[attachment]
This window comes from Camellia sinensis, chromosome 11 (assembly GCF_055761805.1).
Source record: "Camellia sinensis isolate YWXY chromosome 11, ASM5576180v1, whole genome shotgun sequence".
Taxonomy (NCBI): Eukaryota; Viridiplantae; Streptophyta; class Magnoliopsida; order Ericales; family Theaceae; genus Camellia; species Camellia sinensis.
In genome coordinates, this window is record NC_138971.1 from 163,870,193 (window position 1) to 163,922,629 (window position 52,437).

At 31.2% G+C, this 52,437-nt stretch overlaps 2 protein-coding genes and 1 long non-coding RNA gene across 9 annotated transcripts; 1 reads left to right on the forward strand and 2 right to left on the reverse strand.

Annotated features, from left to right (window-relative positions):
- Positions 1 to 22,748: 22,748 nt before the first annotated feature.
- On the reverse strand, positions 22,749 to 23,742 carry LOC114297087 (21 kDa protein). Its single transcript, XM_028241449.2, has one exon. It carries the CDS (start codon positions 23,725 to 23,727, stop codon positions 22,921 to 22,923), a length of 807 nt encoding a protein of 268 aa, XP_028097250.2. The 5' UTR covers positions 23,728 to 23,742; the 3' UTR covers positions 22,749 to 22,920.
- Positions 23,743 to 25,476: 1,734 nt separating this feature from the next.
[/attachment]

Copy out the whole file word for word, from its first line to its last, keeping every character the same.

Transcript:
This window comes from Camellia sinensis, chromosome 11 (assembly GCF_055761805.1).
Source record: "Camellia sinensis isolate YWXY chromosome 11, ASM5576180v1, whole genome shotgun sequence".
Taxonomy (NCBI): Eukaryota; Viridiplantae; Streptophyta; class Magnoliopsida; order Ericales; family Theaceae; genus Camellia; species Camellia sinensis.
In genome coordinates, this window is record NC_138971.1 from 163,870,193 (window position 1) to 163,922,629 (window position 52,437).

At 31.2% G+C, this 52,437-nt stretch overlaps 2 protein-coding genes and 1 long non-coding RNA gene across 9 annotated transcripts; 1 reads left to right on the forward strand and 2 right to left on the reverse strand.

Annotated features, from left to right (window-relative positions):
- Positions 1 to 22,748: 22,748 nt before the first annotated feature.
- On the reverse strand, positions 22,749 to 23,742 carry LOC114297087 (21 kDa protein). Its single transcript, XM_028241449.2, has one exon. It carries the CDS (start codon positions 23,725 to 23,727, stop codon positions 22,921 to 22,923), a length of 807 nt encoding a protein of 268 aa, XP_028097250.2. The 5' UTR covers positions 23,728 to 23,742; the 3' UTR covers positions 22,749 to 22,920.
- Positions 23,743 to 25,476: 1,734 nt separating this feature from the next.